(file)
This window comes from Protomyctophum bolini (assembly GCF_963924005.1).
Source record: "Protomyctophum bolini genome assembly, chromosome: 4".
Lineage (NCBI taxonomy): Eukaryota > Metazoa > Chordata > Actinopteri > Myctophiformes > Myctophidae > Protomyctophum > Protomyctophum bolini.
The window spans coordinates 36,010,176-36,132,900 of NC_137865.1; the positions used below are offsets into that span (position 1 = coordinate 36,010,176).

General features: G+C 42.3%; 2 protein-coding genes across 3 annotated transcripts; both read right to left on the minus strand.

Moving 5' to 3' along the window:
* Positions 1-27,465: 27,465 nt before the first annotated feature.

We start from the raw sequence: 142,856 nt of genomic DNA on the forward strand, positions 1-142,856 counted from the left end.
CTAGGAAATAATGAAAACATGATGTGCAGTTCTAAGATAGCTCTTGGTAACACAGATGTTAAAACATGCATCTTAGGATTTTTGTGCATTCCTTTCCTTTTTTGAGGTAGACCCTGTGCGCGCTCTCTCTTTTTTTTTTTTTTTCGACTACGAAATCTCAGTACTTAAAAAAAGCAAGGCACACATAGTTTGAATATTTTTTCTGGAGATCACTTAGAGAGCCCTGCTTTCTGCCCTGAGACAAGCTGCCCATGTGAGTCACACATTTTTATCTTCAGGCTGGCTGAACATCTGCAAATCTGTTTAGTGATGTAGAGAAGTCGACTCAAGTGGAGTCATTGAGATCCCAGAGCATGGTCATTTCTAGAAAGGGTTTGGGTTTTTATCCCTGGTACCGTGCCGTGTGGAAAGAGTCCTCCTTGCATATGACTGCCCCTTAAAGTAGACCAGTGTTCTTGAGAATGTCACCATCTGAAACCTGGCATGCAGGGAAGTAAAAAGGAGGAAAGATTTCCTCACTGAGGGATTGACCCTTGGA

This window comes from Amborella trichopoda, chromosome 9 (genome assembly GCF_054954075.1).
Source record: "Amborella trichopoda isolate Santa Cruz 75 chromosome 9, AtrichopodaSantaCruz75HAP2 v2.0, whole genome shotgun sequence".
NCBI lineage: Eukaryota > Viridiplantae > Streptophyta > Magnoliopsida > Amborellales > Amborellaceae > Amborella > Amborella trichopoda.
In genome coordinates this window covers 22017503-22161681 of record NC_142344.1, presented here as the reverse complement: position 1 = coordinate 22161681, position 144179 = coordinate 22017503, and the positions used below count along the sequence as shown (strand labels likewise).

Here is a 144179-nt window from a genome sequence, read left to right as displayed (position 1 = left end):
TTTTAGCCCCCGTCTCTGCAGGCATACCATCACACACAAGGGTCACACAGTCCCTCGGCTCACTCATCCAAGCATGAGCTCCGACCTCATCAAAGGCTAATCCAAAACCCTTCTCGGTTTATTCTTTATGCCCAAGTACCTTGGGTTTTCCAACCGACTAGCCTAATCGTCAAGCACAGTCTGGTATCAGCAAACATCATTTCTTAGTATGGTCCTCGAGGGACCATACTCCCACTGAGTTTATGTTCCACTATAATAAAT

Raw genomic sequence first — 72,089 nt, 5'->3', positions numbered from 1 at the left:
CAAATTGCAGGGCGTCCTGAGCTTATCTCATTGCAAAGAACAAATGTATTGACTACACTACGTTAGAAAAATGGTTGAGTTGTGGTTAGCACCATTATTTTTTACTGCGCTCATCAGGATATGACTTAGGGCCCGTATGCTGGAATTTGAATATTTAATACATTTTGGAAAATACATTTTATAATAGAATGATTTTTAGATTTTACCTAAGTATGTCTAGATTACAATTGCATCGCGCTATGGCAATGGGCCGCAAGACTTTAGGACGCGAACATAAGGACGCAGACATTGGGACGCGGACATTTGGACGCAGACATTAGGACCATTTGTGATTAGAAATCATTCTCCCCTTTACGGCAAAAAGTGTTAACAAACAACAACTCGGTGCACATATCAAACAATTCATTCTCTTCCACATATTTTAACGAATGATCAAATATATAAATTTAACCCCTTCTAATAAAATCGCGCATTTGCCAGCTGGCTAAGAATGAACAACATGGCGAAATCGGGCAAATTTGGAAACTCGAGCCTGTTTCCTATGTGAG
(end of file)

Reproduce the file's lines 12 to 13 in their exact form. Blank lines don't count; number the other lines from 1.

NCBI lineage: Eukaryota > Viridiplantae > Streptophyta > Magnoliopsida > Amborellales > Amborellaceae > Amborella > Amborella trichopoda.
In genome coordinates this window covers 22017503-22161681 of record NC_142344.1, presented here as the reverse complement: position 1 = coordinate 22161681, position 144179 = coordinate 22017503, and the positions used below count along the sequence as shown (strand labels likewise).